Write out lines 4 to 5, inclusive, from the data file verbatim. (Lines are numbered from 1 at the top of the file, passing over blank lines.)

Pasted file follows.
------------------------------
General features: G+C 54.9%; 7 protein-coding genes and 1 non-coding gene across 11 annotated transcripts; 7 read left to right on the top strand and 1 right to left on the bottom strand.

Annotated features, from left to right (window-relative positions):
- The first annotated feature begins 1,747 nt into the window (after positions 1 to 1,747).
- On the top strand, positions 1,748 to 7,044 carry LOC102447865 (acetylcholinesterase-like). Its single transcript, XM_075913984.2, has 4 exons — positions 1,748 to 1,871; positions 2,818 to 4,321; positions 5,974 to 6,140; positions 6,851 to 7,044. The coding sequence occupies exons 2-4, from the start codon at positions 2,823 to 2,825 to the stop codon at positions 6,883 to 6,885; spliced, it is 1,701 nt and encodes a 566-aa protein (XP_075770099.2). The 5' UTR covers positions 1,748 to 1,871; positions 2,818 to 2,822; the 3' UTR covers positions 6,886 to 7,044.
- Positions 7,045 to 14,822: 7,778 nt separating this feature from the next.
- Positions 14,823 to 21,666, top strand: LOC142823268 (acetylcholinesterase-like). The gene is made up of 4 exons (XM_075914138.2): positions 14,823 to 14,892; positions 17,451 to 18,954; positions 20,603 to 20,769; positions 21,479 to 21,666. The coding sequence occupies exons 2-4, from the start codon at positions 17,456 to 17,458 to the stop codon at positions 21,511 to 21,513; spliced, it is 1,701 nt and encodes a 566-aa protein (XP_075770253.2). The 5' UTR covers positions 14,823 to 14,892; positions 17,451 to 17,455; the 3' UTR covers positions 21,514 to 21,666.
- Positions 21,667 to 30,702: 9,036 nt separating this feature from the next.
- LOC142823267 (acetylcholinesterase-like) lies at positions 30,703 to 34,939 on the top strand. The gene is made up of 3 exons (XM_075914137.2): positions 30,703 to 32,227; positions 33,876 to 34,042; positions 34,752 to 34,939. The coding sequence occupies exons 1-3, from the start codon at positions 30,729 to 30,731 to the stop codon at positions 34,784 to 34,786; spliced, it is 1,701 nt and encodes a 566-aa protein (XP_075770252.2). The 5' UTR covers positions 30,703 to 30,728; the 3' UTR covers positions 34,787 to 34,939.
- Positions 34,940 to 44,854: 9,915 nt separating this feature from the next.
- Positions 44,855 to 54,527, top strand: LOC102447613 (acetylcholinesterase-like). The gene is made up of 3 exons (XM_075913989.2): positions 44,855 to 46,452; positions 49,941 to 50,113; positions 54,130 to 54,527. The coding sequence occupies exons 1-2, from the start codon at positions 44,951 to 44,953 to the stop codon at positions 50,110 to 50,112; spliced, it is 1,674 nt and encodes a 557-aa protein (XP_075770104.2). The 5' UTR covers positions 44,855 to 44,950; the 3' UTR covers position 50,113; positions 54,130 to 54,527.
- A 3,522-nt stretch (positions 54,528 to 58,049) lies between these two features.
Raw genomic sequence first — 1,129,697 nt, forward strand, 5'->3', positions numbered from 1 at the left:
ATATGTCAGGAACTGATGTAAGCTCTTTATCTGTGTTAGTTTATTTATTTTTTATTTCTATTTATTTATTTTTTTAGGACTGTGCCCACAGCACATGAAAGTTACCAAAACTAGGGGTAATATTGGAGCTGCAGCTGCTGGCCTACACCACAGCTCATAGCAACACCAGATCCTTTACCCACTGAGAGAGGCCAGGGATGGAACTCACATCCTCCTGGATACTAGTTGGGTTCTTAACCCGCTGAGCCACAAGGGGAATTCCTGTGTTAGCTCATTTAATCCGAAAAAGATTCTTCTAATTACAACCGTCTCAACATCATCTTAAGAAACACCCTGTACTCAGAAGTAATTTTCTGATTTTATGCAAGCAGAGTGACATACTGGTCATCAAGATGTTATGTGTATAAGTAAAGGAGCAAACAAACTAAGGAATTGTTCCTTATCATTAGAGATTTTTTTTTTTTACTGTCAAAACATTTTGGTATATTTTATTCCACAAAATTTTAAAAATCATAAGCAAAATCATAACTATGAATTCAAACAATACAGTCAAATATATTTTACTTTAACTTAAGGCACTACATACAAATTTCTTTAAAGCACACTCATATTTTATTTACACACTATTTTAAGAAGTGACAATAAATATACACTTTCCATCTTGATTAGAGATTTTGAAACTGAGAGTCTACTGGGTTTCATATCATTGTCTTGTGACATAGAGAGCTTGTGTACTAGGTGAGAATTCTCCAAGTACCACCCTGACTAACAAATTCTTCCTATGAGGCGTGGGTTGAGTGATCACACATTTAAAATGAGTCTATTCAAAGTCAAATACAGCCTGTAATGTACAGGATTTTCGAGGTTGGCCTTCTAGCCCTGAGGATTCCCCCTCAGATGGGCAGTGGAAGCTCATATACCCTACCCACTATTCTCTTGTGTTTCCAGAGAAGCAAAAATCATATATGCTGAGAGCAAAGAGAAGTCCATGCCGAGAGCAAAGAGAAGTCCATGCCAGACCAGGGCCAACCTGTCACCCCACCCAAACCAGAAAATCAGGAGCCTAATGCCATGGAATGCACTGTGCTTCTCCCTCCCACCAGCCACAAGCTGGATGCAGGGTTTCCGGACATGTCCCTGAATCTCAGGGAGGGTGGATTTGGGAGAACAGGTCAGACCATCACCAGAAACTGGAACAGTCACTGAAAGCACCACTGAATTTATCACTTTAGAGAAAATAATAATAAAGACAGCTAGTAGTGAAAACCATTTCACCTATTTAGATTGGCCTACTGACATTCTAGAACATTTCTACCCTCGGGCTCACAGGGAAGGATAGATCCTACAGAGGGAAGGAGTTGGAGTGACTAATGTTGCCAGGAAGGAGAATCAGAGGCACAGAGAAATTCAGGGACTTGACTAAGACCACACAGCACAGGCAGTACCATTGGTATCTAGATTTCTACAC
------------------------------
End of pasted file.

- On the top strand, positions 1,748 to 7,044 carry LOC102447865 (acetylcholinesterase-like). Its single transcript, XM_075913984.2, has 4 exons — positions 1,748 to 1,871; positions 2,818 to 4,321; positions 5,974 to 6,140; positions 6,851 to 7,044. The coding sequence occupies exons 2-4, from the start codon at positions 2,823 to 2,825 to the stop codon at positions 6,883 to 6,885; spliced, it is 1,701 nt and encodes a 566-aa protein (XP_075770099.2). The 5' UTR covers positions 1,748 to 1,871; positions 2,818 to 2,822; the 3' UTR covers positions 6,886 to 7,044.
- Positions 7,045 to 14,822: 7,778 nt separating this feature from the next.